Our Poet-in-Res reflects on the past few turbulent weeks
We’ve come to the end of my six weeks as Digital Poet in Residence, and a lot has happened. 72 % of young people turned out to vote (a small yet significant victory), Theresa May has decided to form an alliance with a party that believes in illegalising abortion and thinks breast- feeding is ‘exhibitionism’… , and my fav Ocean Vuong has been nominated for A Forward Prize for his stunning debut collection Night Sky with Exit Wounds. What a time to be alive. Current affairs have definitely offered up several topics for me to digest and critique through the lense of Magna Carta and its founding principles. Though Magna Carta was initially drafted more than 800 years ago, I’ve sought to relate it to our modern life, through exploring themes such as Form and Subversion, Word and Image, Utopia and Bodies and Borders. Similarly, The British Library has worked on bringing Magna Carta into our present – and even our conceptual future by drafting the idea of a Digital Magna Carta.
In honour of the 800 year anniversary of Magna Carta in 2015 The British Library commissioned various projects around the hallowed document, including one specifically aimed to bring our discussion into the future. Their concept of a Digital Magna Carta prioritised the importance of online safety and rights, and invited school children and adults alike to draft Top 10 clauses for the document, which focuses on our rights as digital dwellers). The vote revealed an overwhelming consensus that people want to maintain freedom of speech on the internet, to use an uncensored internet available to everyone worldwide – and that companies should not profit from our data. A more poetic clause (which sadly didn’t make the top 10) was the idea that the ‘internet should help us find where we need to go’. A poignant comment, particularly in relation to poetry, which I believe held a similarly prophetic, guide like role in the pre-internet age. Whilst it’s a stretch to say that the internet and poetry are kin, there are certainly parallels to be drawn between the two. Both allow us insight into experiences other than our own, and facilitate the explorers in us, the parts of us that seek lessons beyond our lived experiences, or else seek to better understand the things we have been through.
When thinking about the role of writing in this digital age, the succinct and poetic words of Nigerian author Teju Cole come to mind:
And bold as it may be to add words to Cole’s musings, I’d add writing as wrighting; the act of crafting and or repairing. I’m drawn in by the view of writing as a reparative spell, a linguistic call to healing. This residency has been an excellent excuse to push myself to write in more direct response to current affairs, and to try to bring about healing surrounding many injustices currently taking place. A tall order of course, but it’s been invigorating just trying to do so. Whilst I’d argue that anything a person writes is inherently influenced by the world around them (whether explicit or not) it has been a fun challenge to try to respond to specifically political happenings. The writing that I’m drawn to usually dwells in the intimately private and personal, so it’s been great to try and marry that pull with more general comments on the political climate. Who knows if I’ve done it to any good effect but I’m mighty grateful for having the opportunity to try it out – and for having this platform to share it on!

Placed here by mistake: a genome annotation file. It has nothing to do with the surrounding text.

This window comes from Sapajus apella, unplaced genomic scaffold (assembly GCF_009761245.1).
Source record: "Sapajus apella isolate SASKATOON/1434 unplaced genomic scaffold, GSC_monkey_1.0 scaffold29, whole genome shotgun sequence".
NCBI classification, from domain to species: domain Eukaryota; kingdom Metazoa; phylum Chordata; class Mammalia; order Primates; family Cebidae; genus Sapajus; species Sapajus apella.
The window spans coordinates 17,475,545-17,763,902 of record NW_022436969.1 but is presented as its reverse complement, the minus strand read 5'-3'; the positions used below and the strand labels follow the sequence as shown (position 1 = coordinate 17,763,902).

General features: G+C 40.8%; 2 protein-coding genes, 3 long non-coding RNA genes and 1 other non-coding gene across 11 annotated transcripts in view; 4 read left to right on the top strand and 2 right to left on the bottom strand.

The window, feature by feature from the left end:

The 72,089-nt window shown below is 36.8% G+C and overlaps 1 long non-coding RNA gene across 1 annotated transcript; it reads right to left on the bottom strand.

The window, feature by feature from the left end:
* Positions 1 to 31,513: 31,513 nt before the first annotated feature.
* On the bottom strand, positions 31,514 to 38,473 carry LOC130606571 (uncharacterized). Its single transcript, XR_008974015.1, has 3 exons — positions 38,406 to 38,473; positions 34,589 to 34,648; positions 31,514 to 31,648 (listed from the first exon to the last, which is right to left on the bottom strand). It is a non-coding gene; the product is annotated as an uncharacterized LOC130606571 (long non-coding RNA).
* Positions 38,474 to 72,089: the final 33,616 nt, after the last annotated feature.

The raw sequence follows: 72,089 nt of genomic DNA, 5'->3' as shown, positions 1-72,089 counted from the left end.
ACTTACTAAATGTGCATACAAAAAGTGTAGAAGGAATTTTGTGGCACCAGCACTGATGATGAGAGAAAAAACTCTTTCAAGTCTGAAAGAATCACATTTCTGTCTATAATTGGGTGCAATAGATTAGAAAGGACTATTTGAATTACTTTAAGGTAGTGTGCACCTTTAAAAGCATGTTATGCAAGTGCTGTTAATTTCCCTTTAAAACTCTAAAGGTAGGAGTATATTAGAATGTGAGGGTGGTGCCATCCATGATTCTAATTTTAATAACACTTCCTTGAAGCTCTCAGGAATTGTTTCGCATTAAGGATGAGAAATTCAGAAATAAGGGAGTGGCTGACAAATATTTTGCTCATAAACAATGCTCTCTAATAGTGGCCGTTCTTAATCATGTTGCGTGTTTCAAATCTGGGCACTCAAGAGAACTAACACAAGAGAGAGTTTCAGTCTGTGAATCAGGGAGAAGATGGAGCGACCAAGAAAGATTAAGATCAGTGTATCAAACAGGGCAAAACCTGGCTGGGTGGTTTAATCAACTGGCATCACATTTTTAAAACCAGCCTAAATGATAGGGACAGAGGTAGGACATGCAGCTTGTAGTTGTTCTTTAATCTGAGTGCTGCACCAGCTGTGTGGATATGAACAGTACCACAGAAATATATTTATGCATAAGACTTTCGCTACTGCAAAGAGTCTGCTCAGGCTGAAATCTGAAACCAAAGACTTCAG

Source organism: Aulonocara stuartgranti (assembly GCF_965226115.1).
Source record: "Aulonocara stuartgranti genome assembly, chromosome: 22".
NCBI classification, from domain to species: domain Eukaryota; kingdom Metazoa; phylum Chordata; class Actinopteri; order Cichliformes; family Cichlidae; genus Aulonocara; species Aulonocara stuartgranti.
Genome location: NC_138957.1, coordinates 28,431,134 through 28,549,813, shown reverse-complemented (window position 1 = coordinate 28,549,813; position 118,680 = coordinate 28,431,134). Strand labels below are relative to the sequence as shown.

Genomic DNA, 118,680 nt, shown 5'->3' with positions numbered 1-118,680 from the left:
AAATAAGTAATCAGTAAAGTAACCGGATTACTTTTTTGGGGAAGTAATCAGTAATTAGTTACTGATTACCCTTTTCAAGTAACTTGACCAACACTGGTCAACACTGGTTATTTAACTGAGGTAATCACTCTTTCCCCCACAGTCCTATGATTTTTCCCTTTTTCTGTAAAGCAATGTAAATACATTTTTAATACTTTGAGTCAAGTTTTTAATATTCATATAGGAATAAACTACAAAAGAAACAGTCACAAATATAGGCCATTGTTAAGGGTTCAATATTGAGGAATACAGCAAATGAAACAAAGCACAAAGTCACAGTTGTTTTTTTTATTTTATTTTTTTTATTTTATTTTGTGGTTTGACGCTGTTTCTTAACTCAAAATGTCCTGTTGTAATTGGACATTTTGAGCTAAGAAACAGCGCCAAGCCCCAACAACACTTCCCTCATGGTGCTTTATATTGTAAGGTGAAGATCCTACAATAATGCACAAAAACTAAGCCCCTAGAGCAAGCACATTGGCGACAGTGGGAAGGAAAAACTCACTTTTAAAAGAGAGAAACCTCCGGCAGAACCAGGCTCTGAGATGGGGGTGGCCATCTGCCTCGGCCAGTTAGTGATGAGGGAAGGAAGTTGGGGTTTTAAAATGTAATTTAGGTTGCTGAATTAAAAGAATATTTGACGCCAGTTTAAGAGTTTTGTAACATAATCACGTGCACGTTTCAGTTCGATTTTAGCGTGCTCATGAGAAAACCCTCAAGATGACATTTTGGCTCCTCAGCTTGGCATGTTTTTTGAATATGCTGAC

Whilst this may feel like one emotional ramble, there is a thread tying these loose thoughts together. When thinking about life in our digital age, and the online experience – distraction is the main word that comes to mind. The way we live our lives today is steeped in multiplicity, facing several screens at one time, multiple tabs open – listening to podcasts whilst we watch cats on youtube – there is not a moment where we aren’t tapped into overlapping experiences.
And I’ve come to realise that much of my poetry comes from wrestling and wrighting with these distractions, and furthermore creating thanks to them. This constant state of referral and overlap of content has actually helped me to see connections between themes that perhaps would not occur if I was writing by my coal fire in the candlelight. Thus, looking toward the future in this final week – I’d like to explore the idea of Digital Dwellers. What distractions and difficulties we face in the online landscape, how are freedom of speech is afforded and threatened, and how this affects the creative process at all. As digital dwellers we now have Theresa’s Snooping Charter to deal with rather than King John’s unjust land laws (though the housing crisis in London and beyond suggests we still have to tackle the issues faced by people in 1215 as well). What can be gleaned from the digital landscape and its limitations as creative fodder, and how accepting distraction (rather than fighting it) might help the creative writing process? Follow this week’s posts to find out more and try out some exercises for yourself.
For now here’s St Vincent’s Digital Witness – what sticks out to you in this song?